Linux Security Concern: Torvalds’ Bug Warning 2021
Linux is generally considered to be the most robust and secure operating system because it is open-source and has a very large community of users and developers who can contribute to its ongoing development. This means that any known issues with the operating system are quickly identified and fixed by members of the community, often before they become major problems for most Linux users.
Because Linux is open-source, many different versions or “distributions” of Linux are available, which each offer different features or customizations that can appeal to a wide variety of users.
This also means that there is often a lot of community support available for specific versions of Linux, such as the Ubuntu or Mint distributions.
Torvalds warns Linux users
In March 2021, Linux creator Linus Torvalds sent a message to the Linux Kernel Mailing List to warn them not to use the 5.12-rc1 kernel in his public git tree.
He wrote of a “nasty bug” in the code that could potentially lead to a crash or data corruption, and urged Linux users to be cautious when using this version of the kernel. While he acknowledged that the bug was likely already fixed in later versions of the software, Torvalds emphasized that it was important for developers to know about potential security issues like this so they could take steps to protect their systems.
Despite his warning, many Linux users continued to use the 5.12-rc1 kernel in their systems, and some even reported that they had experienced crashes or data loss as a result of this bug. While it is impossible to know how widespread the issue was, this incident serves as a reminder to all Linux users to be vigilant about the security of their software, and always take steps to protect themselves from potential vulnerabilities.
Swapping: The specifics of Torvalds warning for Linux users
The specifics of the “bug” is in regard to “swapping”. Torvalds wrote “swapping still happened, but it happened to the wrong part of the filesystem, with the obvious catastrophic end results.”
The danger is that root directories could technically be destroyed if swapping was to happen in the wrong part of the filesystem.
Torvalds explained that if you are not using swap, then you wouldn’t be affected by the bug.
Despite Torvalds warning, swapping offers flexibility
Torvalds continued and explained that “The bad news is that the reason we support swap files in the first place is that they do end up having some flexibility advantages, and so some people do use them for that reason. If so, do not use [release candidate] RC1.”
Essentially swap files do give users some flexibility advantages by allowing them to save and modify their data, even when they don’t have enough memory available. This can be especially useful when working on large projects or with complex software programs that require a lot of processing power.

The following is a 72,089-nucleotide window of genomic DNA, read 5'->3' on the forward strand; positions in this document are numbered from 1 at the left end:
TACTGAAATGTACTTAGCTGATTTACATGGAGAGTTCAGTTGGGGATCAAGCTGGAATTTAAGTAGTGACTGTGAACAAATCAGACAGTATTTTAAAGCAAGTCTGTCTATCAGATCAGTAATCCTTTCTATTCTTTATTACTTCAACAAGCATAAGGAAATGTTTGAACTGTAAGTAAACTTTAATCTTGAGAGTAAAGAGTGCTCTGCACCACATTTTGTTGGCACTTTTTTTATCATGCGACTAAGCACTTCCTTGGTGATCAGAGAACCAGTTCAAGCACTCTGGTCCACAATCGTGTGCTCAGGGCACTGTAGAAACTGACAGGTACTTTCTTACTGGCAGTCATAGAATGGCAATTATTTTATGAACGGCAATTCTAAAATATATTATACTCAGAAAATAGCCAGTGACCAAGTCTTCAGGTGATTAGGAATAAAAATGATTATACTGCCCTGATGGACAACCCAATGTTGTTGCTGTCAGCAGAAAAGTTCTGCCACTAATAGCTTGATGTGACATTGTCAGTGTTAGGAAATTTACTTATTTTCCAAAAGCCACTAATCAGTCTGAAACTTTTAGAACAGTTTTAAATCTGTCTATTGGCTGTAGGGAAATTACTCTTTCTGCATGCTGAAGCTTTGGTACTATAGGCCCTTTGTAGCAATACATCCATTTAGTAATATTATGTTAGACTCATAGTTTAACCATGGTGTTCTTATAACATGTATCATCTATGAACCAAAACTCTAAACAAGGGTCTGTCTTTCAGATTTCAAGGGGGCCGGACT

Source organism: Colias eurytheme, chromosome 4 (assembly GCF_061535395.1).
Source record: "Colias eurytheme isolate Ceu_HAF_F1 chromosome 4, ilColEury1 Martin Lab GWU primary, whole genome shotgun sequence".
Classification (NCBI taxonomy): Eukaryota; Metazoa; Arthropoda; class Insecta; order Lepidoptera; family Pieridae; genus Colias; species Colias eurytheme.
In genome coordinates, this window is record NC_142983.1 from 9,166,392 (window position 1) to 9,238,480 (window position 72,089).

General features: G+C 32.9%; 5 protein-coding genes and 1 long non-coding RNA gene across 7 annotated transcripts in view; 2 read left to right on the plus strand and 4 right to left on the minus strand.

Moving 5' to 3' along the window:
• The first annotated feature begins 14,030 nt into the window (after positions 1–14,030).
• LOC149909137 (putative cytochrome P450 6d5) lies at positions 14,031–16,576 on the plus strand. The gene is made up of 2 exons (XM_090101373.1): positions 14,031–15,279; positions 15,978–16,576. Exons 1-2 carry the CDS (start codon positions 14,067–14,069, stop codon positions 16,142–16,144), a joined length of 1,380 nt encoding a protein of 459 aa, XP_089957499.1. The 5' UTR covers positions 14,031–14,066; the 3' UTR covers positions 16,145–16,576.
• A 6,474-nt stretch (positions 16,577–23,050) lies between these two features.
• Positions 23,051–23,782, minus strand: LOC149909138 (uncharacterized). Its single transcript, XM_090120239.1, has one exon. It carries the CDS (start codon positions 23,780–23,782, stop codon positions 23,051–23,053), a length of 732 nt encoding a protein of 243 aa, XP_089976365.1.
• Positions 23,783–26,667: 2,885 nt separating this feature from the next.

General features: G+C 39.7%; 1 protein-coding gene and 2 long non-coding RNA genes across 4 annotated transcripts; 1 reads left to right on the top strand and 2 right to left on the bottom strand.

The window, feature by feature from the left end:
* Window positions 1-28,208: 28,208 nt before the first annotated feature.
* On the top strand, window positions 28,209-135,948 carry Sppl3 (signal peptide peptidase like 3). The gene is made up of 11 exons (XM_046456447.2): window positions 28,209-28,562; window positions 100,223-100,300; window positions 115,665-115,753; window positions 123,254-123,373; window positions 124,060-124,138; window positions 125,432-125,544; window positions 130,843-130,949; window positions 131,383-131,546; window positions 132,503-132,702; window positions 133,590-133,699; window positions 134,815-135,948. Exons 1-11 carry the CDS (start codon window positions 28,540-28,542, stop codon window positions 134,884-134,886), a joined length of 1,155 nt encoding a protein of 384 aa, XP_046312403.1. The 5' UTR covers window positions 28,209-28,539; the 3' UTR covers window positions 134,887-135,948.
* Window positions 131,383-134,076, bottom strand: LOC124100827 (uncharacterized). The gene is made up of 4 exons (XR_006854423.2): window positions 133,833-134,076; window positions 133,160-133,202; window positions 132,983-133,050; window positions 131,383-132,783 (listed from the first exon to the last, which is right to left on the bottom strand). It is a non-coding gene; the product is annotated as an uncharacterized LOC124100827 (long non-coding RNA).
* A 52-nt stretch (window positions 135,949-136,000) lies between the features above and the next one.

Ubuntu a cause for cause in Torvalds swap file warning
For years Ubuntu, which is easily the most widely deployed Linux distribution, has installed swap files by default . This has been a source of frustration for Linux creator Linus Torvalds, who recently urged users to switch to swap partitions instead.
Swap files are used as extra storage space when a computer’s RAM is overloaded, and they can be created dynamically. However, Linus argues that swap files are less secure, slower to access, and slightly less reliable than swap partitions.
While many users may not notice a big difference between swap files and partitions, Torvalds encourages users to switch to the latter, as it is a more effective way of handling excess memory. If you’re looking for a more efficient way to manage your Ubuntu system, it may be worth considering switching to swap partitions.
Powered by Ubuntu, this Linux OS is known for its ease of use and reliability, making it a great choice for both new and experienced users, hence its popularity.
However this vulnerability definitely made people think twice.
Linux Users: You shouldn't need Torvalds to warn you
This should go without saying but don’t jump into deploying code that hasn’t been rigorously test and validated. Even if that code is running on the Linux platform, you should still be cautious. Bugs in a program can have huge consequences, and ignoring this is a grave mistake regardless of the OS.
Linux users, it’s important to be aware that even though Linux is known for its stability, you should never blindly jump into deploying untested code on any platform. No matter how reliable a piece of software might be, there is always a chance that a bug could slip through the cracks and cause serious damage.
So before you deploy any new code to your Linux environment, make sure that you have thoroughly tested and vetted it first. This means running rigorous tests to uncover any potential issues, and doing your research to ensure that the code is safe and reliable.
By taking these precautions, you can help minimize the risks of running untested code on your Linux system – and help keep your data and systems secure.
Other posts and articles you may be interested in.